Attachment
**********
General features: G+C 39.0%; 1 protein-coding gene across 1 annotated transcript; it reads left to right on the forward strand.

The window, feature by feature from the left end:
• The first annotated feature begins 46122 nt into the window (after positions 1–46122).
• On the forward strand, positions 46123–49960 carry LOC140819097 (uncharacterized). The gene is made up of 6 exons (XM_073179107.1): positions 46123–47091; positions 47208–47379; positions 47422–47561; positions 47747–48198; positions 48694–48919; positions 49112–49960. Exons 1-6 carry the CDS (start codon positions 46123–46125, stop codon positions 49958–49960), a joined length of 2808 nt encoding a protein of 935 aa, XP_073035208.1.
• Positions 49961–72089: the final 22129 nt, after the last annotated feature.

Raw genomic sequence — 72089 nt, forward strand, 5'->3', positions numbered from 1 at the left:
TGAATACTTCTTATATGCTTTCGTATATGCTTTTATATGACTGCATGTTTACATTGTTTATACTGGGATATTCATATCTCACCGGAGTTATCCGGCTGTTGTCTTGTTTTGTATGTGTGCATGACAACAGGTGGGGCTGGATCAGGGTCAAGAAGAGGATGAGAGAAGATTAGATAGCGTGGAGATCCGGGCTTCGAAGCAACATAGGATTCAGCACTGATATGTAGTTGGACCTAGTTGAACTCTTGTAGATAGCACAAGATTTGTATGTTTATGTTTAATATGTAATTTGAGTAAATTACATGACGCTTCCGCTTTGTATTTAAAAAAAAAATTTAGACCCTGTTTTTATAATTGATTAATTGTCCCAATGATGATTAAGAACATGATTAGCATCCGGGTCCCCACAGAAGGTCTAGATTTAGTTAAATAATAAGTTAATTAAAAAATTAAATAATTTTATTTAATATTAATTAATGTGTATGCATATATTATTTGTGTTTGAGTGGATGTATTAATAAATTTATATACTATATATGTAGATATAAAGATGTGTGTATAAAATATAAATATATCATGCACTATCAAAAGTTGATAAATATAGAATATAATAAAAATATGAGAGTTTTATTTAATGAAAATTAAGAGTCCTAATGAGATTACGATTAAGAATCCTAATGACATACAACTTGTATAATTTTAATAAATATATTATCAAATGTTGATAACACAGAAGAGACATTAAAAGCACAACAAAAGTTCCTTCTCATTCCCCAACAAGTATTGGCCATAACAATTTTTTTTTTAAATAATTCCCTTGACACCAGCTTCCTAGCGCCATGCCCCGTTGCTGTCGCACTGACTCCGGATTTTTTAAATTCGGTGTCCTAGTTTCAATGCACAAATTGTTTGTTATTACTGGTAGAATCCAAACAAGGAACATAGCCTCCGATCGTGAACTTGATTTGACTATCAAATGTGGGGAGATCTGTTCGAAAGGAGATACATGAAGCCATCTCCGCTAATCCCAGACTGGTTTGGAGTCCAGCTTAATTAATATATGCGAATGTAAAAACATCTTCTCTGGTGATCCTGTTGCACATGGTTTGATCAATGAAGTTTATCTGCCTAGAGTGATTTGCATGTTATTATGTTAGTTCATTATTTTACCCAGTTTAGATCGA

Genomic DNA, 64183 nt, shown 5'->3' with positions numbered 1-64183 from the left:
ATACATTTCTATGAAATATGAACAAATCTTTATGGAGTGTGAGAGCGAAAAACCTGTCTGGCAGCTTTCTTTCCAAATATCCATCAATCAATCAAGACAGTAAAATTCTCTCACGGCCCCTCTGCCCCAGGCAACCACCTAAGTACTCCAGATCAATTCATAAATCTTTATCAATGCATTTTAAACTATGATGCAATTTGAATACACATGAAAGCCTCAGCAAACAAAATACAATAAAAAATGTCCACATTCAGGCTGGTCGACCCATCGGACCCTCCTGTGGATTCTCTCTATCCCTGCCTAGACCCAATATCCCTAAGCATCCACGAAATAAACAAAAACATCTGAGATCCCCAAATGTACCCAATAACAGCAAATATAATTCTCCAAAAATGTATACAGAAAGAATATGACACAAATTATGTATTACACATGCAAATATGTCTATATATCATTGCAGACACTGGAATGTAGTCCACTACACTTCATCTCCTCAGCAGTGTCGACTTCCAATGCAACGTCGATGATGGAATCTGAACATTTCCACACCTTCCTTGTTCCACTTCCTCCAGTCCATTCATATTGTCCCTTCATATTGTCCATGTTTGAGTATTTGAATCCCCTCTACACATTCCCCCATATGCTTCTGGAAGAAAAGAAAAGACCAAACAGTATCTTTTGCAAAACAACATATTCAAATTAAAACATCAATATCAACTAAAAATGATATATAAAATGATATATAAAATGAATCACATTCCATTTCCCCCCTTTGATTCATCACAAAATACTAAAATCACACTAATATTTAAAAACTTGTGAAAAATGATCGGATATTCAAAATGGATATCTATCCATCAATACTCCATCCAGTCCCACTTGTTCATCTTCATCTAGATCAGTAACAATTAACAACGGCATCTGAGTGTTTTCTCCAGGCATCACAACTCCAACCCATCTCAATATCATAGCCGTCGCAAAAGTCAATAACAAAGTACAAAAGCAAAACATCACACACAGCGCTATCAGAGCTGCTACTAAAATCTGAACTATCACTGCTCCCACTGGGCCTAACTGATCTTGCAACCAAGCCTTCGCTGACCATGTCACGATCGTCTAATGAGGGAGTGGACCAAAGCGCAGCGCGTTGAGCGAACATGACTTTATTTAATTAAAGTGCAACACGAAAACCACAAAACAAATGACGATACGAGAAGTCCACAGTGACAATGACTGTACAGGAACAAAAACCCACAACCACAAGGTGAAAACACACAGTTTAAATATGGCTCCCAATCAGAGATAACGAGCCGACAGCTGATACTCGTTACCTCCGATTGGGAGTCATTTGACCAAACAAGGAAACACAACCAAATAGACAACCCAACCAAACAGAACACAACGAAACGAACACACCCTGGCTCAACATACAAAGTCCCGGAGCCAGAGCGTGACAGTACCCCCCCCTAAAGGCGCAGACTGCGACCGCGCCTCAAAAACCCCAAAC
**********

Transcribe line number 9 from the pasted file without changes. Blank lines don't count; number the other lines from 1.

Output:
ATACATTTCTATGAAATATGAACAAATCTTTATGGAGTGTGAGAGCGAAAAACCTGTCTGGCAGCTTTCTTTCCAAATATCCATCAATCAATCAAGACAGTAAAATTCTCTCACGGCCCCTCTGCCCCAGGCAACCACCTAAGTACTCCAGATCAATTCATAAATCTTTATCAATGCATTTTAAACTATGATGCAATTTGAATACACATGAAAGCCTCAGCAAACAAAATACAATAAAAAATGTCCACATTCAGGCTGGTCGACCCATCGGACCCTCCTGTGGATTCTCTCTATCCCTGCCTAGACCCAATATCCCTAAGCATCCACGAAATAAACAAAAACATCTGAGATCCCCAAATGTACCCAATAACAGCAAATATAATTCTCCAAAAATGTATACAGAAAGAATATGACACAAATTATGTATTACACATGCAAATATGTCTATATATCATTGCAGACACTGGAATGTAGTCCACTACACTTCATCTCCTCAGCAGTGTCGACTTCCAATGCAACGTCGATGATGGAATCTGAACATTTCCACACCTTCCTTGTTCCACTTCCTCCAGTCCATTCATATTGTCCCTTCATATTGTCCATGTTTGAGTATTTGAATCCCCTCTACACATTCCCCCATATGCTTCTGGAAGAAAAGAAAAGACCAAACAGTATCTTTTGCAAAACAACATATTCAAATTAAAACATCAATATCAACTAAAAATGATATATAAAATGATATATAAAATGAATCACATTCCATTTCCCCCCTTTGATTCATCACAAAATACTAAAATCACACTAATATTTAAAAACTTGTGAAAAATGATCGGATATTCAAAATGGATATCTATCCATCAATACTCCATCCAGTCCCACTTGTTCATCTTCATCTAGATCAGTAACAATTAACAACGGCATCTGAGTGTTTTCTCCAGGCATCACAACTCCAACCCATCTCAATATCATAGCCGTCGCAAAAGTCAATAACAAAGTACAAAAGCAAAACATCACACACAGCGCTATCAGAGCTGCTACTAAAATCTGAACTATCACTGCTCCCACTGGGCCTAACTGATCTTGCAACCAAGCCTTCGCTGACCATGTCACGATCGTCTAATGAGGGAGTGGACCAAAGCGCAGCGCGTTGAGCGAACATGACTTTATTTAATTAAAGTGCAACACGAAAACCACAAAACAAATGACGATACGAGAAGTCCACAGTGACAATGACTGTACAGGAACAAAAACCCACAACCACAAGGTGAAAACACACAGTTTAAATATGGCTCCCAATCAGAGATAACGAGCCGACAGCTGATACTCGTTACCTCCGATTGGGAGTCATTTGACCAAACAAGGAAACACAACCAAATAGACAACCCAACCAAACAGAACACAACGAAACGAACACACCCTGGCTCAACATACAAAGTCCCGGAGCCAGAGCGTGACAGTACCCCCCCCTAAAGGCGCAGACTGCGACCGCGCCTCAAAAACCCCAAAC